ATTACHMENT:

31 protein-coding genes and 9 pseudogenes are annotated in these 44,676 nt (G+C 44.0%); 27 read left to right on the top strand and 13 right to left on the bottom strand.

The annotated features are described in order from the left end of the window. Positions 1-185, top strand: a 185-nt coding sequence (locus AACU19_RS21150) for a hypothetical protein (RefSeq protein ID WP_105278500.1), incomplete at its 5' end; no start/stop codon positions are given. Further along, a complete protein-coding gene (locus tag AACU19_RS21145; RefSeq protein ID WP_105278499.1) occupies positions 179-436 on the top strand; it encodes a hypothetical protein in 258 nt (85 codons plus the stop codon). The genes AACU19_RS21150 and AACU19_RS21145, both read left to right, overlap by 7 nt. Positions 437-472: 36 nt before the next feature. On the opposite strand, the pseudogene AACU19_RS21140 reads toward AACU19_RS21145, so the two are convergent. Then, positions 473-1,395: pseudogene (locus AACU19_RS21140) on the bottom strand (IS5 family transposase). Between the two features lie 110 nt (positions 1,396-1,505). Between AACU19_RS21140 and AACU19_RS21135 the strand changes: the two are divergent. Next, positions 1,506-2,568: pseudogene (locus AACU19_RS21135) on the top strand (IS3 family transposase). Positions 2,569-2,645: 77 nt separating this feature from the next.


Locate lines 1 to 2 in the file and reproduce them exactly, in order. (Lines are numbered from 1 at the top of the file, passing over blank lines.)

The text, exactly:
31 protein-coding genes and 9 pseudogenes are annotated in these 44,676 nt (G+C 44.0%); 27 read left to right on the top strand and 13 right to left on the bottom strand.

The annotated features are described in order from the left end of the window. Positions 1-185, top strand: a 185-nt coding sequence (locus AACU19_RS21150) for a hypothetical protein (RefSeq protein ID WP_105278500.1), incomplete at its 5' end; no start/stop codon positions are given. Further along, a complete protein-coding gene (locus tag AACU19_RS21145; RefSeq protein ID WP_105278499.1) occupies positions 179-436 on the top strand; it encodes a hypothetical protein in 258 nt (85 codons plus the stop codon). The genes AACU19_RS21150 and AACU19_RS21145, both read left to right, overlap by 7 nt. Positions 437-472: 36 nt before the next feature. On the opposite strand, the pseudogene AACU19_RS21140 reads toward AACU19_RS21145, so the two are convergent. Then, positions 473-1,395: pseudogene (locus AACU19_RS21140) on the bottom strand (IS5 family transposase). Between the two features lie 110 nt (positions 1,396-1,505). Between AACU19_RS21140 and AACU19_RS21135 the strand changes: the two are divergent. Next, positions 1,506-2,568: pseudogene (locus AACU19_RS21135) on the top strand (IS3 family transposase). Positions 2,569-2,645: 77 nt separating this feature from the next.